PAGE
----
• People management (customer service, developers, distributed teams)
  • Pricing & product strategies (competition analysis, differentiation, upselling, cross-selling, etc)
  • Brand & reputation management (how to build a strong brand, crisis management, etc)
  • Business optimization tips for freelance developers (all that paperwork and how to deal with it)

Content / Marketing / Community

  • Successful content strategies
  • SEO
  • Email marketing/Building a subscription
  • Social Media Management
  • Community strategies

Full-length sessions will be 25 minutes long with 10 additional minutes for questions from audience. If you have more than one idea, submit them all, we’ll pick the one we like best. Please send one submission per talk. 

Submission Deadline

We’re expecting your awesome speaking proposal by 28 February 2015.  All candidates will be contacted by 16 March.

Come share your knowledge with more than 1000 WordPress professionals from around the world. Become a part of the team, join the speakers of #WCEU.

Apply to speak

Posted in Speakers | 1 Comment

Get to know Seville – how to get there

Seville (Spanish: Sevilla) is the capital of Andalucia and the cultural and financial centre of southern Spain. A city of just over 750,000 inhabitants (1.6 million in the metropolitan area, making it Spain’s 4th largest city), Seville is Andalucia’s top destination, with much to offer the traveler.



Sevilla International Airport (IATA: SVQ) is located about 20 minutes drive from the city center.

Get in

  • By taxi – Taxis are always available next to the bus stop and run on a fixed fare to Seville center, €21.90 during the day and €24.41 after 10PM and on weekends/holidays. For the fixed airport fare taxi drivers turn off the meter. Much controversy has been stirred by some taxi drivers trying to overcharge tourists, so be careful to pay no more than this if you are traveling into the city (agree the price before the start of the journey). Other destinations outside Seville obviously cost more and are metered. Tips are not necessary, though €1-2 for polite, helpful service is appreciated. You might also want to be aware of the fact that speed limits seem to be considered as kind of minimum speed by most taxi drivers…
  • By bus – A bus service “Especial Aeropuerto (EA)” [2] runs about every 30 minutes from just outside the “Arrivals” hall during most of the day (though with longer gaps from 1pm – 4pm) and costs €4 (€6 for a same day return) and takes 20-30 minutes.


  • Fly to Jerez airport La Parra International Airport (IATA: XRY) located 10km from Jerez de la Frontera, 95 km from Seville. Used by discount airlines such as Ryanair (from Frankfurt-Hahn, London-Stansted).

  • Fly to Madrid (IATA: MAD) is located on the northeast of Madrid, only 12 kilometers from Madrid city centre. From the airport, T4, you can take Cercanias train C-1 line to Atocha train station (30 mins) and then the AVE train (high speed) to Seville (2h30m). Seville’s train station is centrally located and with lots of buses/taxi/local trains connections, so it’ll be easy to connect from there to wherever he needs to go afterwards.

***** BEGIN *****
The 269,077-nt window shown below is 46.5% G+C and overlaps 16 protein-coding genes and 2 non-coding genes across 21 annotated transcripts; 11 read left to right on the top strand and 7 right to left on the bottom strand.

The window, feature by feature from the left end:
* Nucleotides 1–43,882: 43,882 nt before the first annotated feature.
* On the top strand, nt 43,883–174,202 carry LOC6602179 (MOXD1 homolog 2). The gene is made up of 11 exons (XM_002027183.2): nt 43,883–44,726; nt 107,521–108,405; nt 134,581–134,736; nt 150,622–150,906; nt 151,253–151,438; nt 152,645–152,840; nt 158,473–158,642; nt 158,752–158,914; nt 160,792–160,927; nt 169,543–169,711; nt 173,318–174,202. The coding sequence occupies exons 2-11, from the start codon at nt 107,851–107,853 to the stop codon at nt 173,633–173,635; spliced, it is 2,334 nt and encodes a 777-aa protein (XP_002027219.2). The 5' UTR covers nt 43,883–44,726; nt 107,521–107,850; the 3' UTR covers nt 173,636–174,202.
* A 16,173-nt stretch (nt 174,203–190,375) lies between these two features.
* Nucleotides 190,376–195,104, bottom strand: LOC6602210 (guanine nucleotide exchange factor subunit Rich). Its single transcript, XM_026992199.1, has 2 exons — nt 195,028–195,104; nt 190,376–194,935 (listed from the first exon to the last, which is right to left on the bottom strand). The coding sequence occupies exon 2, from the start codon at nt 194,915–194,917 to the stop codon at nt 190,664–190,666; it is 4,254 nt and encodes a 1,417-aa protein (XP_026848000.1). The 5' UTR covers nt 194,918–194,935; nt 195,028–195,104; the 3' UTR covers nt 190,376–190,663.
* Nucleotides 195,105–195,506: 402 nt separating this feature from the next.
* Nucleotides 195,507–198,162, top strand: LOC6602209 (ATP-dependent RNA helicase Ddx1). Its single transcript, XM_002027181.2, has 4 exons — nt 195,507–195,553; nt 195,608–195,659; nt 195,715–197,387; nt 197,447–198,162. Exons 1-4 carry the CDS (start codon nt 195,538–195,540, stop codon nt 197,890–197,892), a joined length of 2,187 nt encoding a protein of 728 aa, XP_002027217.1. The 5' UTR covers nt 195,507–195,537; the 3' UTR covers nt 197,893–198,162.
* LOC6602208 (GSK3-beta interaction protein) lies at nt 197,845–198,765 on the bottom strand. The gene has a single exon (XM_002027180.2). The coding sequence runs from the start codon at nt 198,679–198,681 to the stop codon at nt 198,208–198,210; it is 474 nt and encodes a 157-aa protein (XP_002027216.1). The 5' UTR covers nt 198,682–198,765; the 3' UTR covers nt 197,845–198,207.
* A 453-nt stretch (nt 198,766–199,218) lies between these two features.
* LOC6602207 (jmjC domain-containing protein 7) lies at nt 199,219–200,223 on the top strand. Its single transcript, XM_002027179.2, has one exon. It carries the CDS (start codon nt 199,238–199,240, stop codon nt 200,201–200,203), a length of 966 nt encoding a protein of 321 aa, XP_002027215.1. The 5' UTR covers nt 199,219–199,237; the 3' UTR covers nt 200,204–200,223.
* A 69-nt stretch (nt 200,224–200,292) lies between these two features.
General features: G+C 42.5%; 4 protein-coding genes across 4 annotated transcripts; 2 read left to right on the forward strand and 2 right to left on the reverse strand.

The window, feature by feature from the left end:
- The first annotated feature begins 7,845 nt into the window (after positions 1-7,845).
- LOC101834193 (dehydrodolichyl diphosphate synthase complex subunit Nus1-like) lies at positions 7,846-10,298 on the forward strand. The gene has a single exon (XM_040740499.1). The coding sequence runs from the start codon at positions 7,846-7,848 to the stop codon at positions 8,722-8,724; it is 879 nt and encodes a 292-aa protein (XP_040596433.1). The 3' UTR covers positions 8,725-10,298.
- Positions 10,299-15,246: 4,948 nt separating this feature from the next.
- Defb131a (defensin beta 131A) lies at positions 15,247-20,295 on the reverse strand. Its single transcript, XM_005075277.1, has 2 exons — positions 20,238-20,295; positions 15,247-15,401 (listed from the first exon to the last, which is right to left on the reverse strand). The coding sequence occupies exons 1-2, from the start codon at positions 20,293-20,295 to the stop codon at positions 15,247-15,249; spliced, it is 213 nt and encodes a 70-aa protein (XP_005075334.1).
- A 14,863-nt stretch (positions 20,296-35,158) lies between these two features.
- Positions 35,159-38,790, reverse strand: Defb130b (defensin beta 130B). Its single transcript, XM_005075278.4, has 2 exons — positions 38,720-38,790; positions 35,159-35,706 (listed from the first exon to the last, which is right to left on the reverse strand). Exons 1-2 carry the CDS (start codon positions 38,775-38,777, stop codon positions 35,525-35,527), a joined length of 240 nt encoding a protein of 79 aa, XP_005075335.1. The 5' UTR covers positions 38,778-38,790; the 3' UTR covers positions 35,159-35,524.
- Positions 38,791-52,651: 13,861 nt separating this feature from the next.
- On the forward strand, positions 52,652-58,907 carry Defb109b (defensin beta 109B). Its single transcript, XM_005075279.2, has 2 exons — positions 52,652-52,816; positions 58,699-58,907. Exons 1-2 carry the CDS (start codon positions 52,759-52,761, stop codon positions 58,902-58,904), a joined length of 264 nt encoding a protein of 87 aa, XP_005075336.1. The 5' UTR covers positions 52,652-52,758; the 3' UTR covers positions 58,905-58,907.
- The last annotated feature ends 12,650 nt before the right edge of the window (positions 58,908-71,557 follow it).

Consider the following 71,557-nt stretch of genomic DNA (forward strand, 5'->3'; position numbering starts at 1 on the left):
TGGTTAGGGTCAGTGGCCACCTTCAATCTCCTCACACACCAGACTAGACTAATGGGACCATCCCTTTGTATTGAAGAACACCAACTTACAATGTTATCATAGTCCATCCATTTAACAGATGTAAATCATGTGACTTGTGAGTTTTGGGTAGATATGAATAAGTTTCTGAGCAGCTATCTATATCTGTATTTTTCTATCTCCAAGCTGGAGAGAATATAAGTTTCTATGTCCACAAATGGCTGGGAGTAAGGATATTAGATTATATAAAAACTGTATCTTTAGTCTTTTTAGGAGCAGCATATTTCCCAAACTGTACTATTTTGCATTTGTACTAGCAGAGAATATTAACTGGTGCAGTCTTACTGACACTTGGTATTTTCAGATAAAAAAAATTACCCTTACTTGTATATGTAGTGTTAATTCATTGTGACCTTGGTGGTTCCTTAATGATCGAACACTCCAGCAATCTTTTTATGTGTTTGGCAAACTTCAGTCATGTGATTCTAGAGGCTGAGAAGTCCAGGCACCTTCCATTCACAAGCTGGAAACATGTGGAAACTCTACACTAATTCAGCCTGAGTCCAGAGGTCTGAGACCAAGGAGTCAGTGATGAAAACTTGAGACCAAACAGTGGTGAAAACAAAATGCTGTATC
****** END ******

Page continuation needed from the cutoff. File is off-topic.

• Fly to Málaga (IATA: AGP) is located 14,8 km from Málaga centre. There are plenty of direct trains from Malaga to Sevilla everyday. Have a look on for times. The MD trains are the cheapest at E23,20 one way, Journey time about 2.30 mins.

By Train

Sevilla Santa Justa Station is on the eastern edge of Seville city centre. Completed in 1991, the station is the southern terminus of the Spanish high-speed AVE train service.

High-speed are great if time is of the essence, less than an hour from the wonderful city of Córdoba, less than three hours run from Madrid to Seville. However, slower trains remain a bargain, and there is an overnight train that runs from Barcelona to Seville in under 11 hours.

By Bus

The Spanish bus service is punctual and comfortable with most having air-con and a toilet. Believe it or not, to get to Seville from other cities in Spain it can sometimes be only minimally longer than train (but much cheaper). Check out your options first with the helpful Information desk you will find inside any terminal. The buses run regularly to/from most major cities, departing either from the Plaza de Armas bus station near the river, or the Prado de San Sebastián station near the University/Santa Cruz. Sometime queue for buying ticket from the ticket office on a busy day might take up to 20 min or more.

El Rocio – Sevilla 10:15 Mon-Fri/10:45 Sat/15:15 daily/18:15 daily Sevilla – El Rocio 8:00 Sat/8:15 Sun/9:30 Mon-Fri/11:00 Weekend/15:00 Daily/17:00 Mon-Fri one way is about 1hr 45 min cost around 5.58€

Alicante – Sevilla Daily at 0:00 Sevilla – Alicante Daily at 22:00 one way is about 10 hrs 30 min cost around 50.67€

Cordoba – Sevilla Daily at 5:15/8:35/11:00/11:45/16:30/18:45/20:00 Sevilla – Cordoba Daily at 8:00/9:00/13:45/15:00/16:15/18:30/22:01 one way take 2 hr, cost around 10.63€

Granada – Sevilla Daily at 3:00/7:00/8:00/12:00/14:00/15:30/16:30/20:30 Sevilla – Granada Daily at 7:45/9:30/11:15/12:00/16:00/17:15/20:00/23:00 one way takes 3 hr, cost around 20-26€

Malaga- Sevilla Daily at 12:00/15:00/17:30/18:00/20:30 also 9:00 Mon-Fri/9:15 weekend and holiday Sevilla – Malaga Daily at 7:00/8:00/12:00/15:00/18:00/20:30 one way takes 2 hr 45 min, cost around 16.34€

Public transit

Sevilla has a great public transportation system.